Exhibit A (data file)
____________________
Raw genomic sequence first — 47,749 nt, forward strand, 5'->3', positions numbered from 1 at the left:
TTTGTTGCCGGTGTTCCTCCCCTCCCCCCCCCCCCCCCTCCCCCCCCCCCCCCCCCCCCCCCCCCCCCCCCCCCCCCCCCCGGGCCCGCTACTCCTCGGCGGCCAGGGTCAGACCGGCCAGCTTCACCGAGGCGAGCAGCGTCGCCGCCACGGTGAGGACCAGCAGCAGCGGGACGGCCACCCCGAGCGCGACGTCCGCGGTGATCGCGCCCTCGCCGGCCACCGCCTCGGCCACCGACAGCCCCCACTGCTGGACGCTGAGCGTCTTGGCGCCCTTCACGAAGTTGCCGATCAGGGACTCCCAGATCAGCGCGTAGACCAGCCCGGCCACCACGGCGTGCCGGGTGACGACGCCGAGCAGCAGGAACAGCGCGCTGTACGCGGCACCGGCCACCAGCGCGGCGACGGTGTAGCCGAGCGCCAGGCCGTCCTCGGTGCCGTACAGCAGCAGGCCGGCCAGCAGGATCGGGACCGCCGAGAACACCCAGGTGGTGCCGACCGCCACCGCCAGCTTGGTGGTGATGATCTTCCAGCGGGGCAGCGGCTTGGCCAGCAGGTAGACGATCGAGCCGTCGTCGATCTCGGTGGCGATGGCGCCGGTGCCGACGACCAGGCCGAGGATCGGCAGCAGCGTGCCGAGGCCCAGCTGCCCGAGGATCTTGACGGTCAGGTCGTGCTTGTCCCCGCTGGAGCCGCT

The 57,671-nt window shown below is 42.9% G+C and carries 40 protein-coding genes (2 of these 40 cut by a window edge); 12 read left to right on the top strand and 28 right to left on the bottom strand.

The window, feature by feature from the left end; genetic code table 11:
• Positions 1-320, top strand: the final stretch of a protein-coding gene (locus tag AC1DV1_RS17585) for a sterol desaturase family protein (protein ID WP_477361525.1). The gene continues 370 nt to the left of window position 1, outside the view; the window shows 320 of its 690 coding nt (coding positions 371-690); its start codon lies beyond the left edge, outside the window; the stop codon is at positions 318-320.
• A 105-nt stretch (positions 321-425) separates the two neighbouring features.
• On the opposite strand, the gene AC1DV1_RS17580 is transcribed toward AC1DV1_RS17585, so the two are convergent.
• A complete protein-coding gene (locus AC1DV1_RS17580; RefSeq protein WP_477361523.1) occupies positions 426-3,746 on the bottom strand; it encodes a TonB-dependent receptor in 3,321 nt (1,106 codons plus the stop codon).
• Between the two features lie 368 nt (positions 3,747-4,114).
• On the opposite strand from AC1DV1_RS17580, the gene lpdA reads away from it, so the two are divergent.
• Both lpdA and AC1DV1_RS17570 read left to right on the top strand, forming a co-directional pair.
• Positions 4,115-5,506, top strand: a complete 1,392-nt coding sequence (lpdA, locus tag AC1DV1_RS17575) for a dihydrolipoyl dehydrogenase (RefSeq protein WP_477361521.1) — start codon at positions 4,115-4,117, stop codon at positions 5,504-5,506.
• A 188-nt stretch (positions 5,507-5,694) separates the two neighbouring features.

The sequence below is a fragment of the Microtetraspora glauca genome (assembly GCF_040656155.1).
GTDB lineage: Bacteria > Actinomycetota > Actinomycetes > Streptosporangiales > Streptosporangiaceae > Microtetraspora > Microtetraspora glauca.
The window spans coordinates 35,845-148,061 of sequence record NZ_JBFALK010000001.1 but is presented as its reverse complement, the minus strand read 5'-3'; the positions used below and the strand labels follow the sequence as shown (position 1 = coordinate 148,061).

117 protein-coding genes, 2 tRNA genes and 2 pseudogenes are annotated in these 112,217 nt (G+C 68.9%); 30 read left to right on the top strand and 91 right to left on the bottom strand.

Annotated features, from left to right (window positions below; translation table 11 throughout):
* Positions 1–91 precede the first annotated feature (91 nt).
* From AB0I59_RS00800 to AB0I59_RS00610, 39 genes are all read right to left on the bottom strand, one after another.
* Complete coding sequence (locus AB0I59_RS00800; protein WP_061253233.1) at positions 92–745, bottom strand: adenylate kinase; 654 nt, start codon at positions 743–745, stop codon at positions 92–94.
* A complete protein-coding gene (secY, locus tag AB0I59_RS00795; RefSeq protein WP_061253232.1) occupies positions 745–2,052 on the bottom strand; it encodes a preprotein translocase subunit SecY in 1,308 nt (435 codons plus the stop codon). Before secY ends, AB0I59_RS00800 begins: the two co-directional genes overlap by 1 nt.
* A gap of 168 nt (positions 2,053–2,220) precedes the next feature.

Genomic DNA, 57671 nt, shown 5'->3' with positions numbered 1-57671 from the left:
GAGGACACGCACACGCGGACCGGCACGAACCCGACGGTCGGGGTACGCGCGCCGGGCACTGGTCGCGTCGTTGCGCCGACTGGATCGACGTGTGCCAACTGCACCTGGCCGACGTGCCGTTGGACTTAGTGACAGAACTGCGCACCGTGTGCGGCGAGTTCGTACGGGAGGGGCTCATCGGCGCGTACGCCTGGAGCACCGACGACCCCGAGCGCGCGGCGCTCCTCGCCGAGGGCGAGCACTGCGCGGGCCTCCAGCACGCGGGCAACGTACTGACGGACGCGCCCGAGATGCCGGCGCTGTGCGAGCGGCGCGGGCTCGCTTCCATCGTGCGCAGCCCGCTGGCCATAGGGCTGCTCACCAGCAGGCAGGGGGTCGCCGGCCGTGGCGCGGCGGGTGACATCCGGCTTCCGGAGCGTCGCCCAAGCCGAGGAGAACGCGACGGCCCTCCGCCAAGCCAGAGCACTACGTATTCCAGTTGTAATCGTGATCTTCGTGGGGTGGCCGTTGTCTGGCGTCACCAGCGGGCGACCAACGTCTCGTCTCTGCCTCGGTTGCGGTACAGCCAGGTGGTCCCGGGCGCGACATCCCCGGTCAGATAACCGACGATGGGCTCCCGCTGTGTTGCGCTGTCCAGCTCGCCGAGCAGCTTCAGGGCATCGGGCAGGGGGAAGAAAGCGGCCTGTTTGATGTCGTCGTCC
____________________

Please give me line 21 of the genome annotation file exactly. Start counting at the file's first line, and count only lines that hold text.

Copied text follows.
* Complete coding sequence (locus AB0I59_RS00800; protein WP_061253233.1) at positions 92–745, bottom strand: adenylate kinase; 654 nt, start codon at positions 743–745, stop codon at positions 92–94.